Leuciscus leuciscus 

Dace, courtesy of Jack Perks


Dace are one of our typical ‘small silver fish’. They are common and widespread in flowing streams and rivers in the UK. Dace are probably commonly caught by inexperienced anglers and mistaken for roach as they are similar in appearance. They have slightly more of a coppery tinge than a roach and they are generally slightly pointier in profile with paler eyes and fins. They will live for many years and adults are usually about 15cms in length, however they can grow up to 25cms in length. 


Similar to a roach, their diet is made up of small invertebrates and plant material. They are a shoaling fish and will roam around looking for food. As they are a numerous fish they frequently end up as food for predators like pike and zander, and juveniles can be eaten by perch and chub.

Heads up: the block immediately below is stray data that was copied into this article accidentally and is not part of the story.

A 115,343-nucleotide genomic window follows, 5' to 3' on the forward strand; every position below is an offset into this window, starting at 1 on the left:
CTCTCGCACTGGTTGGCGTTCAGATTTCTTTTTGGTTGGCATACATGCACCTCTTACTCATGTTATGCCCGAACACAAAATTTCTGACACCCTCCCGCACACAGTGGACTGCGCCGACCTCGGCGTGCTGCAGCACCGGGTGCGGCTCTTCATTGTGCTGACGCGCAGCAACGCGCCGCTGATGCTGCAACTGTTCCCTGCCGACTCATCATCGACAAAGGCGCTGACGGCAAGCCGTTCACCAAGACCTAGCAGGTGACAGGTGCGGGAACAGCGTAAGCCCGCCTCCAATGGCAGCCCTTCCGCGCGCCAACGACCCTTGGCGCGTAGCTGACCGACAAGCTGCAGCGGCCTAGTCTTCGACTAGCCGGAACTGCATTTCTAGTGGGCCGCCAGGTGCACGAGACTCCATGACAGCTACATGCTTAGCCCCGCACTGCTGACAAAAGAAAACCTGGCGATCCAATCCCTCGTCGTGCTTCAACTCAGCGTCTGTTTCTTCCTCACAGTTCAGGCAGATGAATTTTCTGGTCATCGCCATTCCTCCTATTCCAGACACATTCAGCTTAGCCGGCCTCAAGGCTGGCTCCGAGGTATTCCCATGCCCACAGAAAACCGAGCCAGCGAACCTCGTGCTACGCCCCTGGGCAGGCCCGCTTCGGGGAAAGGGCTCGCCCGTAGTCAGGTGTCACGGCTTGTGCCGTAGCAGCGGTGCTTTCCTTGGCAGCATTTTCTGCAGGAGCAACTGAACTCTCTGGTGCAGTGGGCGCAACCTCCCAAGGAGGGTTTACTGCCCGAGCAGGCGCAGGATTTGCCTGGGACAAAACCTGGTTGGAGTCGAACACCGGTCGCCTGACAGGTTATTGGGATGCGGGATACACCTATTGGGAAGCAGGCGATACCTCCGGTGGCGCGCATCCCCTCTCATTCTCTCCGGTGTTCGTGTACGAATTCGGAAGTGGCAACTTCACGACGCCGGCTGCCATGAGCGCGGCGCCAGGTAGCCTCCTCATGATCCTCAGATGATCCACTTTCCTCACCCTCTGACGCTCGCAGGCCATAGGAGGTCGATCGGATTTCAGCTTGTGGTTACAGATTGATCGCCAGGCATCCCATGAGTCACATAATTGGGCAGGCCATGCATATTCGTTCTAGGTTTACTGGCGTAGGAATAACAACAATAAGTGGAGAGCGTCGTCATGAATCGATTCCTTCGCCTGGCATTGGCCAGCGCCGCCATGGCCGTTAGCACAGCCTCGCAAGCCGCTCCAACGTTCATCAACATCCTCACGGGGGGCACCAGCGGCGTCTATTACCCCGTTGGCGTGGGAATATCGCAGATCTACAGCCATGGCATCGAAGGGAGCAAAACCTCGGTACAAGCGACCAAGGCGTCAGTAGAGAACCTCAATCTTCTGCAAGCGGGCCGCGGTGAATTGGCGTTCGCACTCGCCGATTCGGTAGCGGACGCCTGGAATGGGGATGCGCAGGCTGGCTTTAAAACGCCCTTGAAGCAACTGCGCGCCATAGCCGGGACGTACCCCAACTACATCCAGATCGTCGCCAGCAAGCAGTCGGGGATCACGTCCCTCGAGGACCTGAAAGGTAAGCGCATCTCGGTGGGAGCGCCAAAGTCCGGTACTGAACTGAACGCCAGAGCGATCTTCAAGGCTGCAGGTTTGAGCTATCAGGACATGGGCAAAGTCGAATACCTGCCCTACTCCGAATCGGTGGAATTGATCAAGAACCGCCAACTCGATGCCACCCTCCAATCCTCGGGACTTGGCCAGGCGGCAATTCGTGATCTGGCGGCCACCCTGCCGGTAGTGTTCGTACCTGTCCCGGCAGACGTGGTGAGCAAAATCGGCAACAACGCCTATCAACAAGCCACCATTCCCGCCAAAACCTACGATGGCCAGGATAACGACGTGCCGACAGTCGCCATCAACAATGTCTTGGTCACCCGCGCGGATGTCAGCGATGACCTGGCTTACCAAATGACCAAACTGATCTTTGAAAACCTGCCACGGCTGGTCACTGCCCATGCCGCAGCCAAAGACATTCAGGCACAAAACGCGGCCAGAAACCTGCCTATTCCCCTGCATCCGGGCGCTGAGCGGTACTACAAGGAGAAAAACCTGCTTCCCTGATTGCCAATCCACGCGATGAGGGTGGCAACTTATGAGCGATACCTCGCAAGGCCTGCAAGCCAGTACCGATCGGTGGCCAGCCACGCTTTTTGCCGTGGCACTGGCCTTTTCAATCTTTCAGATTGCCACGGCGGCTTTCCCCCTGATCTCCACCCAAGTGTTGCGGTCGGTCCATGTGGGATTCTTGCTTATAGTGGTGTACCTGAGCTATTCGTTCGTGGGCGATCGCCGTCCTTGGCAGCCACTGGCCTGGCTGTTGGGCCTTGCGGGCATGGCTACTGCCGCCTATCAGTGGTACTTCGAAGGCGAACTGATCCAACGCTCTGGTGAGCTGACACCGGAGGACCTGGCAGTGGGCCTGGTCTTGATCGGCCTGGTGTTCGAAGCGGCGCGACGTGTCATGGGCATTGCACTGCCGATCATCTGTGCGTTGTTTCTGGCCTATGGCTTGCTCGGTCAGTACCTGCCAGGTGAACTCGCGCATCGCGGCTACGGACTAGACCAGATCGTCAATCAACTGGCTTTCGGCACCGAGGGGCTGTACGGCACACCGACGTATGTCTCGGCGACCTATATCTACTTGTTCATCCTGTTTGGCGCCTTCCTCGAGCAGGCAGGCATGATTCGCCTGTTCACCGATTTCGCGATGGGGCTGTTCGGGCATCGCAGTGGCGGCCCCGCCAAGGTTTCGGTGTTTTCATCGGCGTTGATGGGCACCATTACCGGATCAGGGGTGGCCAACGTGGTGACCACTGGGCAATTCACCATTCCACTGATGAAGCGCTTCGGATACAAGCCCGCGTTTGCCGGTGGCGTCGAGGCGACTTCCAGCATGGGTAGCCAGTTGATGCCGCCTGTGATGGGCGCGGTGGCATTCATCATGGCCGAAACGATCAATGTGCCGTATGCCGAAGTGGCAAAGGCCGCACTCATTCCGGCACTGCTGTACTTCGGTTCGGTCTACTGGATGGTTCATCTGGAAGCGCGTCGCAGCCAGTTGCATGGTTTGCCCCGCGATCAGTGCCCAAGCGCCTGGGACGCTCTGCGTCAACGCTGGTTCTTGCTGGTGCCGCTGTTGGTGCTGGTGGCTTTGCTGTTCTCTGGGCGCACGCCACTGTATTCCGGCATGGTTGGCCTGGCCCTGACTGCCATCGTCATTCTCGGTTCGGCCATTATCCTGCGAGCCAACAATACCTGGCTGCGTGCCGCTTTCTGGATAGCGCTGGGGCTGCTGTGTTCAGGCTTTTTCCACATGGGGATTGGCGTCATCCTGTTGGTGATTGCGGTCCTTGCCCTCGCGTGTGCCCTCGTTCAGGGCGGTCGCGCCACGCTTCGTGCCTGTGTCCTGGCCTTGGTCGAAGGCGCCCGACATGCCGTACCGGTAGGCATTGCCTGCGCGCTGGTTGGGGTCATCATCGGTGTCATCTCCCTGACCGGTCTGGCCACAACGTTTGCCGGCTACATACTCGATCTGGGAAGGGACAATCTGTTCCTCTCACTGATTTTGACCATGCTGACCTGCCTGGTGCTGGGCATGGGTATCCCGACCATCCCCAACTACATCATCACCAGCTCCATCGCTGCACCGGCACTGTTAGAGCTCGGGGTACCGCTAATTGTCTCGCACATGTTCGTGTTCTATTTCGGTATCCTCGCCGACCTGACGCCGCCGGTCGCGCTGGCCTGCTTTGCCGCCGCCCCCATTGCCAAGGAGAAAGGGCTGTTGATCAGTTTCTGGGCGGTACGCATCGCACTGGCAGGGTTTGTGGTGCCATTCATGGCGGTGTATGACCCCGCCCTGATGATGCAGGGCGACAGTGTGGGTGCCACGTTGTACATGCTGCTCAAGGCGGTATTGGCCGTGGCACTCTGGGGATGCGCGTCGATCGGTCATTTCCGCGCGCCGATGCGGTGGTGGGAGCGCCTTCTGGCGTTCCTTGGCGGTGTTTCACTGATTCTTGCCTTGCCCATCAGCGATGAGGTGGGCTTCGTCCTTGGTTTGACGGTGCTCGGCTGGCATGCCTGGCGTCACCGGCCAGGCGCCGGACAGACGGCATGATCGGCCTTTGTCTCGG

Dace tend to congregate around midwater, or near the surface, looking for food. They shoal, sometimes in very large numbers. They sit out very cold conditions in slower moving, deeper water but prefer faster flowing, well oxygenated streams. They choose to spend most of their time near weirs and fast flowing sections of the river. 

Did you know?

They may be relatively small but they can undertake huge migrations to shoal over the winter, sometimes whole rivers sections can be empty of this species in winter with all the fish congregating in large shoals for safety in very small areas. Winter league match angling can sometimes be won with huge catches of dace by an individual angler, while every other peg along the river failed to catch anything. 

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